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UBC Theses and Dissertations

Reframing environmental building design guidelines to account for user’s attitudes and behaviour Steiger, Michelle Sharon

Abstract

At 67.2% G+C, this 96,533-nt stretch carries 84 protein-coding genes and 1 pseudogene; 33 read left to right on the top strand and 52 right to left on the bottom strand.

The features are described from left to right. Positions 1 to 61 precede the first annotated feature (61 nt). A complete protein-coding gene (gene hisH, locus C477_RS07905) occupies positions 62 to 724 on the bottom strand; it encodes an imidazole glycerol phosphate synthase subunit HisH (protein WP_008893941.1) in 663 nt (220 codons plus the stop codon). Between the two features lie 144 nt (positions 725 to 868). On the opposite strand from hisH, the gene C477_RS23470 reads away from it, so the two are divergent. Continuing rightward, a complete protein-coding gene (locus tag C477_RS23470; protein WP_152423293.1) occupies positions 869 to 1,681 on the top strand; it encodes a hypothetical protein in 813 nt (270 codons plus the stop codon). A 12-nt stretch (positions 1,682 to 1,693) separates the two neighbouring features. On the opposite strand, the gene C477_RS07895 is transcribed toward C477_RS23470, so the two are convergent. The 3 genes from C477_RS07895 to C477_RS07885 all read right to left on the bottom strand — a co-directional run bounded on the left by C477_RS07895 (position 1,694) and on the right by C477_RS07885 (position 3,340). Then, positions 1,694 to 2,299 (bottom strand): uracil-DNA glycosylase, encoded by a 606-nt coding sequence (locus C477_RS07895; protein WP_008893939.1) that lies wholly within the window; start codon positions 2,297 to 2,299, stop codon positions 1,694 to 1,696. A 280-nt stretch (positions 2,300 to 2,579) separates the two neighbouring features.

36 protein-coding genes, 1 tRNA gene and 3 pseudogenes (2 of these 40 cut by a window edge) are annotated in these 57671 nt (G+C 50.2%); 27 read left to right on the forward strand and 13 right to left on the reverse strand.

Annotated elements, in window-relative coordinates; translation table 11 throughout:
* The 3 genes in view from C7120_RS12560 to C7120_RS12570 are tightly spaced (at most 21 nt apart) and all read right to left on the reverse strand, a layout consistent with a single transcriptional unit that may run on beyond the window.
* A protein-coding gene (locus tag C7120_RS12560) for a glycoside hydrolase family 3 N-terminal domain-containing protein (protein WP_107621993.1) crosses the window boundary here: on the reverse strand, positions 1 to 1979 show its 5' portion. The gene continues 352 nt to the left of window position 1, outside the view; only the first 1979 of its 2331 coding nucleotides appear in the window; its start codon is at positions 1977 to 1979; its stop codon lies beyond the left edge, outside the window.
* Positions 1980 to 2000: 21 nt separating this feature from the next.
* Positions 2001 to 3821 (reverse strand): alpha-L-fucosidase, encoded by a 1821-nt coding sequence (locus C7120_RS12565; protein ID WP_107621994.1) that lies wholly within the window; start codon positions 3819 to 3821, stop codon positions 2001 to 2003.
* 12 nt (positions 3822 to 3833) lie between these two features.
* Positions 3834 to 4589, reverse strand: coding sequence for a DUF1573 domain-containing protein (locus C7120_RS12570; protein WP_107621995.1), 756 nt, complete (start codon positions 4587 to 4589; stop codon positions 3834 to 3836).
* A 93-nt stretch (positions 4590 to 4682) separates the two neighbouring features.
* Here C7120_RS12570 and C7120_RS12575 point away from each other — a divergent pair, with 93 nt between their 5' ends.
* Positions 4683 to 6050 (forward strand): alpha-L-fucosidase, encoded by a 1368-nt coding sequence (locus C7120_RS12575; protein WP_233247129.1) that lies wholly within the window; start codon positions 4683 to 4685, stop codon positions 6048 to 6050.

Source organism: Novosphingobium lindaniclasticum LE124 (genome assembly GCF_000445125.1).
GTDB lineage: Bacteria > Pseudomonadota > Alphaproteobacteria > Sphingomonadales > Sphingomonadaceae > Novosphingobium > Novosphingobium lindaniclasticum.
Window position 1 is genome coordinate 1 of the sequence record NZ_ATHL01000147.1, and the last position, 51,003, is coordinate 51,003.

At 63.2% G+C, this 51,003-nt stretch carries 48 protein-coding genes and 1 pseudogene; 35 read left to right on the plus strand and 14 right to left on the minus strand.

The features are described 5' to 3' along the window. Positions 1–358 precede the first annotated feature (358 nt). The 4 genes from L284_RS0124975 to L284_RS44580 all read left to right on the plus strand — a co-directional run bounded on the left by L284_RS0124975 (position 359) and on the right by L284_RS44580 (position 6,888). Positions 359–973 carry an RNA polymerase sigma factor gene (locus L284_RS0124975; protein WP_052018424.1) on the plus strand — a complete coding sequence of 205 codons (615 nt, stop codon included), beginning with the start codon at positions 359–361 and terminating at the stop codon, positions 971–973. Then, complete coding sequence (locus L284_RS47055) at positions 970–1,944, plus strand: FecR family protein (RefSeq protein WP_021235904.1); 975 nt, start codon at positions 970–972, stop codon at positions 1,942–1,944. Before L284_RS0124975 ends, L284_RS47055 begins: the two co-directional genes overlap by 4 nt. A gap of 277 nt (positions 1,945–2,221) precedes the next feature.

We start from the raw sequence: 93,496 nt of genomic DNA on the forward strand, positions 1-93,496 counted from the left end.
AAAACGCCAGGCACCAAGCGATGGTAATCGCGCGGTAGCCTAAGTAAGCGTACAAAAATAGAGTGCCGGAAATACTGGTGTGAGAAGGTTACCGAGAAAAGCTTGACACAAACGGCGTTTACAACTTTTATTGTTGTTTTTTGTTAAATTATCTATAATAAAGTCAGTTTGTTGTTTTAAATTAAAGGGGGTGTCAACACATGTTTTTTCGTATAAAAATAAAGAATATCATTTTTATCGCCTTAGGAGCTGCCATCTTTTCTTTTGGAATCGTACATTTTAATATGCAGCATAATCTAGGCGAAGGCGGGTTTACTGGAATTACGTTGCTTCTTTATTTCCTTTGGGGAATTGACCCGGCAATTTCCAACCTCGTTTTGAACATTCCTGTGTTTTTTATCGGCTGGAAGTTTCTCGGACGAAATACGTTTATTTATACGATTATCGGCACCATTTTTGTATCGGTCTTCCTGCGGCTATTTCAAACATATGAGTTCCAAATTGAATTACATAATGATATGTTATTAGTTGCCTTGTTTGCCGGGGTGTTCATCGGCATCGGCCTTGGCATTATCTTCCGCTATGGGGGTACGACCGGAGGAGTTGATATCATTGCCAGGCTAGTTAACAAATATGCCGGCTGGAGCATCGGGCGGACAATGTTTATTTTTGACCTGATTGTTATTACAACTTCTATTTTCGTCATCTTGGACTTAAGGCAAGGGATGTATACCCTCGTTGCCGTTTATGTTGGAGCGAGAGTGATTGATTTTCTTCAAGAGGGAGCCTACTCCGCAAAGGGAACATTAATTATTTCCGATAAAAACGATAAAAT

The construction of a building negatively impacts the environment; however, its operation and use places an even greater burden on natural systems. Most environmental design guidelines provide recommendations that address the former issue, but not the latter. Despite the importance of understanding human-building interactions, this aspect is currently not well reflected in office building design guidance, and the fact that an environmentally,responsive building's success relies in large part on user behaviour, needs to be made more explicit. As such, the behaviour of workers in a Swiss and Canadian office building was studied through questionnaires. There are two important findings from the research. First, since most environmentally responsive buildings have most of their control features along the perimeter, a design that places individuals in close proximity to a window is successful because it results in greater user satisfaction with the ability to regulate thermal conditions, ventilation, and daylighting. Due to the fact that the reluctance to freely alter indoor conditions is proportional to the number of people working in a shared office, the most ideal situation - at least form a user control perspective - is an individual office for occupants. Second, the building users best dictate the extent to which technological systems should be incorporated into a design. Technology is applied most sensibly when it is able to minimize energy use without being perceptible by occupants, or compromising the users' sense of control over his/her environment. Based on this insight, certain recommendations in a set of guidelines were reframed to better acknowledge and respond to users' expectations and needs.

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